Analyzing 2016 results on a sector by sector basis. It's clear that oil and mining continued to be a drag, decreasing by 6.5% versus the previous year. This was primarily driven by a fall in oil production, which was a result of the lower prevailing prices of oil. On the other hand, there were several other sectors that performed relatively well, particularly financial services, construction and industry, which grew 5.0%, 4.1% and 3.0%, respectively.

Unemployment closed 2016 at 8.7%, roughly at the same level it's been for the last couple of years. January and February usually show higher unemployment figures due to seasonal fluctuations. Compared to last year, it's up 50 basis points to 10.5%.

Turning to Slide 5. You can see that inflation has declined to 5.2% at February 2017, a significant decrease after peaking at 9.0% in July. The convergence of headline inflation with core inflation illustrates that a major driver of the increase in the former was an upward spiral in food prices, which has since come down with the dissipation of El Niño and the trucker strike. A fairly stable COP/USD rate has also moderated the impact of pass-through inflation.

In line with the decreasing inflation and the economic slowdown, the Central Bank has embarked on an easing cycle and has reduced its interest rate 75 basis points since its high of 7.75%. The most recent decrease came last week on Friday. Our expectation is that the Central Bank still has further room to cut this year, reaching around 6.25% by year-end.

As the Central Bank hiked rates in 2016, and inflationary pressure subsided, market-based inflation expectations declined as well. There was a rise in inflation expectations toward the end of last year as the tax reform was debated and the VAT was increased from 16% to 19%. But once it was confirmed, basic family foodstuff and goods were excluded from this change, medium-term figures have returned to being within the 2% to 4% inflation target range. Our expectation is that inflation for 2017 will come in at around 4.4%, an important reduction from 6.8% in 2015 and 5.8% in 2016.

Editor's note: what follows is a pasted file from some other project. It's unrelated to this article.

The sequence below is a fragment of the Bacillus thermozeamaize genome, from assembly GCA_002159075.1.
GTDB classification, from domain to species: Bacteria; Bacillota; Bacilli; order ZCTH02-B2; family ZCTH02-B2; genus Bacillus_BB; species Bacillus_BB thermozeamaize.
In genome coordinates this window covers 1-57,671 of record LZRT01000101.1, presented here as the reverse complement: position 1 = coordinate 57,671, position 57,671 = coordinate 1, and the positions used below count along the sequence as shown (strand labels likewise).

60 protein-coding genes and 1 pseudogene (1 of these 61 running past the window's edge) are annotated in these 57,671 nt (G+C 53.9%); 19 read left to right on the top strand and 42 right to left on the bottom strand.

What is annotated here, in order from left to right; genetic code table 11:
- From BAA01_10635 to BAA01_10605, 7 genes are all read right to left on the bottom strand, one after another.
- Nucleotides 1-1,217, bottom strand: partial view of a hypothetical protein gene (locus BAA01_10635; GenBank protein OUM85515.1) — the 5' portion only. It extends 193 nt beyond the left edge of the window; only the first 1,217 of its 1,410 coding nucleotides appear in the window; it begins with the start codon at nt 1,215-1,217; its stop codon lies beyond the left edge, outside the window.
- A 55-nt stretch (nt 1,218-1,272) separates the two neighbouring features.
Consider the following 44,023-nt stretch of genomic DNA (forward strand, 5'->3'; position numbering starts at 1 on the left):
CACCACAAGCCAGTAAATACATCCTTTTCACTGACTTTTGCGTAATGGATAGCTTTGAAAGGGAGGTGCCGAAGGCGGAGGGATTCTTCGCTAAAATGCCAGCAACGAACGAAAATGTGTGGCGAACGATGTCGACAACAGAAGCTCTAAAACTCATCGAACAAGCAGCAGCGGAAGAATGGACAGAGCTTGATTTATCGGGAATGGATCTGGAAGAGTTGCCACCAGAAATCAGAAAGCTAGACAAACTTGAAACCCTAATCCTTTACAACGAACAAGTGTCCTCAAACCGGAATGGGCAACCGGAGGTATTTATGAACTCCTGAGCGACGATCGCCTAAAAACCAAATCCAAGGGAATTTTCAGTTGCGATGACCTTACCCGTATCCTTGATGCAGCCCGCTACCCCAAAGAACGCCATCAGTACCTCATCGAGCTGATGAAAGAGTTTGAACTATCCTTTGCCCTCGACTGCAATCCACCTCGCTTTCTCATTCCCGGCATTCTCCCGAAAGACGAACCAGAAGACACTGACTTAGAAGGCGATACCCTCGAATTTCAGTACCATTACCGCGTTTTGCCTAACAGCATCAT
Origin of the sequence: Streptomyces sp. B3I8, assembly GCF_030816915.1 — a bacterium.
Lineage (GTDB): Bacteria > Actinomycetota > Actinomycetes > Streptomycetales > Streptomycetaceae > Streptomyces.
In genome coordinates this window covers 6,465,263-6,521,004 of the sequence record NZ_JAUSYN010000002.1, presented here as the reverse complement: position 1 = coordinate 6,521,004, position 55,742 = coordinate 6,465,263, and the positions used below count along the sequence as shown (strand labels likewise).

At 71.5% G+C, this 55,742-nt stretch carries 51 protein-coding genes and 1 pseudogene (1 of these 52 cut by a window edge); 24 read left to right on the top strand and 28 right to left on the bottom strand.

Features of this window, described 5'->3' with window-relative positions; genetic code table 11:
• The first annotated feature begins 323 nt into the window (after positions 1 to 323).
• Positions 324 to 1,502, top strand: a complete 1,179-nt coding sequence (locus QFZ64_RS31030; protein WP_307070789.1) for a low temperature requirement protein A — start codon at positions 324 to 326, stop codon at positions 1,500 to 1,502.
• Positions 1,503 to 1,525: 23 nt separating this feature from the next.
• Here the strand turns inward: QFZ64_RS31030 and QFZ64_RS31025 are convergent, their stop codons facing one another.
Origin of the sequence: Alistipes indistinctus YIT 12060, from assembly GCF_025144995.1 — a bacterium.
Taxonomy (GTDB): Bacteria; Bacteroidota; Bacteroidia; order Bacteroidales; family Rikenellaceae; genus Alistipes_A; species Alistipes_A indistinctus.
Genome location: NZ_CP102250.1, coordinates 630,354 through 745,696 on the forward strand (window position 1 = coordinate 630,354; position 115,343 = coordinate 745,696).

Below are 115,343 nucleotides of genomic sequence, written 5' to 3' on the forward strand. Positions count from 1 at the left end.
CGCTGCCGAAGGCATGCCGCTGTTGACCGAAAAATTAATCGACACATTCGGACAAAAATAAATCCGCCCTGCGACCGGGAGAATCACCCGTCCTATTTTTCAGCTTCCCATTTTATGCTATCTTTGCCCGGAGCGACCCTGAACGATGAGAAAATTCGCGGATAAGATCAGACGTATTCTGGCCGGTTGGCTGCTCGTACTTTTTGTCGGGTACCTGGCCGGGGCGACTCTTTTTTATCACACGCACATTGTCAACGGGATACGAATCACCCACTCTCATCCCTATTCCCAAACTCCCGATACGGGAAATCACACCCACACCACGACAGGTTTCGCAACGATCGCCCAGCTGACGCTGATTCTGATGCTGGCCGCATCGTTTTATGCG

Slide 6 illustrates how Colombia's balance of payments has continued to improve as the economy adjusts its net trade position. The country's current account deficit adjustment continues as the economy incorporates the terms of trade shock from lower oil prices.

For 2016, the deficit amounted to negative 4.4% of GDP, significantly less than the negative 6.4% of GDP for 2015. The result for 2016 was much better than the initial projected level by the Central Bank, which was around negative 6%, illustrating the balance of payment adjustment is proceeding well. The trade balance correction was important driver of this improvement. As the deficit decreased from negative 6.1% of GDP at year-end 2015 to negative 2.1% of GDP at December 2016. The cap was closed due to the decrease in imports of certain goods and services as well as stronger exports.

The current account deficit was financed by an inflow of foreign investment. Foreign direct investment moved away from oil and towards other sectors, as seen with the acquisition of ISAGEN, for example. Foreign portfolio investment continued, especially towards the public fixed income market. For 2017, as long as oil prices and FX levels remain relatively stable, we'd expect the current account deficit to converge on negative 4%.

Moving to international reserves, you can see that they basically stabilized since 2014 at roughly $47 billion. At the current exchange rate, that equates to approximately 17% of GDP. International reserves cover around 12 months of imports, above the long-term average of 8 months and on a comfortable level to protect the country against a sudden stop of capital flows.